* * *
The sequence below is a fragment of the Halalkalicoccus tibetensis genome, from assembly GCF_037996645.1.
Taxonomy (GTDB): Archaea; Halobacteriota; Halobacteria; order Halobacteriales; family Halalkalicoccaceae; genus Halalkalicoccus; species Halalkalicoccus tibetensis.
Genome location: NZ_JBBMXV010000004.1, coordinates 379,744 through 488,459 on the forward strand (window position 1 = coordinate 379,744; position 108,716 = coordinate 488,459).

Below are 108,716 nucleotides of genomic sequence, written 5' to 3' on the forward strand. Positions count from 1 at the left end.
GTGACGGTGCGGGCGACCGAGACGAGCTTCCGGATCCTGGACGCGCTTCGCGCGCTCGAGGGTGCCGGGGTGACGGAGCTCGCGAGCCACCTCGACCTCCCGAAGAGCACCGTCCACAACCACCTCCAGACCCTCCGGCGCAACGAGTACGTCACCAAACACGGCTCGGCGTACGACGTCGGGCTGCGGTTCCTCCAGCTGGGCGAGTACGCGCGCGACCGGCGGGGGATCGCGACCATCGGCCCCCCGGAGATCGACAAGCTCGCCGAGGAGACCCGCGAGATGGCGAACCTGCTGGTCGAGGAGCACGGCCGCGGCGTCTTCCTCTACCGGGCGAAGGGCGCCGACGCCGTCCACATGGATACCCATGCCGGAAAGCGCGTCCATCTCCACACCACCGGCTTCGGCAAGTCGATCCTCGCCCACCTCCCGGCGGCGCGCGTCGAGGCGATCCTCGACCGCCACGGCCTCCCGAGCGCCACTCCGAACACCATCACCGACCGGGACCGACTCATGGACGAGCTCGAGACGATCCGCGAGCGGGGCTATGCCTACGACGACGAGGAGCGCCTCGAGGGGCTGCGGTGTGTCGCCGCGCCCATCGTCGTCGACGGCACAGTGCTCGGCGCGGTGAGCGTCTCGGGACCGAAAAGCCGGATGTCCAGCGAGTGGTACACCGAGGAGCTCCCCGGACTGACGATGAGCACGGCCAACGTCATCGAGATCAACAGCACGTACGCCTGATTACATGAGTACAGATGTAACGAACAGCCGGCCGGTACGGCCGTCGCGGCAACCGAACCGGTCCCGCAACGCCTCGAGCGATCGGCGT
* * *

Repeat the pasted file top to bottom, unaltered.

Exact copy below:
The sequence below is a fragment of the Halalkalicoccus tibetensis genome, from assembly GCF_037996645.1.
Taxonomy (GTDB): Archaea; Halobacteriota; Halobacteria; order Halobacteriales; family Halalkalicoccaceae; genus Halalkalicoccus; species Halalkalicoccus tibetensis.
Genome location: NZ_JBBMXV010000004.1, coordinates 379,744 through 488,459 on the forward strand (window position 1 = coordinate 379,744; position 108,716 = coordinate 488,459).

Below are 108,716 nucleotides of genomic sequence, written 5' to 3' on the forward strand. Positions count from 1 at the left end.
GTGACGGTGCGGGCGACCGAGACGAGCTTCCGGATCCTGGACGCGCTTCGCGCGCTCGAGGGTGCCGGGGTGACGGAGCTCGCGAGCCACCTCGACCTCCCGAAGAGCACCGTCCACAACCACCTCCAGACCCTCCGGCGCAACGAGTACGTCACCAAACACGGCTCGGCGTACGACGTCGGGCTGCGGTTCCTCCAGCTGGGCGAGTACGCGCGCGACCGGCGGGGGATCGCGACCATCGGCCCCCCGGAGATCGACAAGCTCGCCGAGGAGACCCGCGAGATGGCGAACCTGCTGGTCGAGGAGCACGGCCGCGGCGTCTTCCTCTACCGGGCGAAGGGCGCCGACGCCGTCCACATGGATACCCATGCCGGAAAGCGCGTCCATCTCCACACCACCGGCTTCGGCAAGTCGATCCTCGCCCACCTCCCGGCGGCGCGCGTCGAGGCGATCCTCGACCGCCACGGCCTCCCGAGCGCCACTCCGAACACCATCACCGACCGGGACCGACTCATGGACGAGCTCGAGACGATCCGCGAGCGGGGCTATGCCTACGACGACGAGGAGCGCCTCGAGGGGCTGCGGTGTGTCGCCGCGCCCATCGTCGTCGACGGCACAGTGCTCGGCGCGGTGAGCGTCTCGGGACCGAAAAGCCGGATGTCCAGCGAGTGGTACACCGAGGAGCTCCCCGGACTGACGATGAGCACGGCCAACGTCATCGAGATCAACAGCACGTACGCCTGATTACATGAGTACAGATGTAACGAACAGCCGGCCGGTACGGCCGTCGCGGCAACCGAACCGGTCCCGCAACGCCTCGAGCGATCGGCGT